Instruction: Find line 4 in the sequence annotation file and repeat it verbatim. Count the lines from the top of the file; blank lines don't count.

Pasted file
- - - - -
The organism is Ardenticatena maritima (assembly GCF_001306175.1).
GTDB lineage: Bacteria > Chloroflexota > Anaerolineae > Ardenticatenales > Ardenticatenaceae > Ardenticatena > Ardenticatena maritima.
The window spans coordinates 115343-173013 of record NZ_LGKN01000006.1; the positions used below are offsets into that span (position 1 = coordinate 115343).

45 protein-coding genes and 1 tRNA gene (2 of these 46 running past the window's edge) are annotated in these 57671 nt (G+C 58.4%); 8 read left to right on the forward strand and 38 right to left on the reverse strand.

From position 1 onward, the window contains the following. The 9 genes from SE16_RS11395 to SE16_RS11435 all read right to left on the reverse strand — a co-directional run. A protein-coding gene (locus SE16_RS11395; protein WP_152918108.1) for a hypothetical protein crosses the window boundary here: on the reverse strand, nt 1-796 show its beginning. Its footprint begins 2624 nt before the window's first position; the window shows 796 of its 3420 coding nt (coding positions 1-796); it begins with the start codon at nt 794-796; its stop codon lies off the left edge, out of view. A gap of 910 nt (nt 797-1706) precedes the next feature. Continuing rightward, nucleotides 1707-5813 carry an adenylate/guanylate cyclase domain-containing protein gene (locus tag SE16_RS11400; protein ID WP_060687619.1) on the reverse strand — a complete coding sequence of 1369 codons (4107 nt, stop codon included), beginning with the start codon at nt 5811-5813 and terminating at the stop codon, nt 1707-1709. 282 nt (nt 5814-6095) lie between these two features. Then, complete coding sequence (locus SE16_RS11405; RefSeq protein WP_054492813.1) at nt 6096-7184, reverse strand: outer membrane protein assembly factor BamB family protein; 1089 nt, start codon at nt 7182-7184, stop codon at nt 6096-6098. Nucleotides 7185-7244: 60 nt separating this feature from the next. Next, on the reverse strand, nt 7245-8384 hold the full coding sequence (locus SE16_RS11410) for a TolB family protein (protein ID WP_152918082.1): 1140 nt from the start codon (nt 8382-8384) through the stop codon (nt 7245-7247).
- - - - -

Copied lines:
45 protein-coding genes and 1 tRNA gene (2 of these 46 running past the window's edge) are annotated in these 57671 nt (G+C 58.4%); 8 read left to right on the forward strand and 38 right to left on the reverse strand.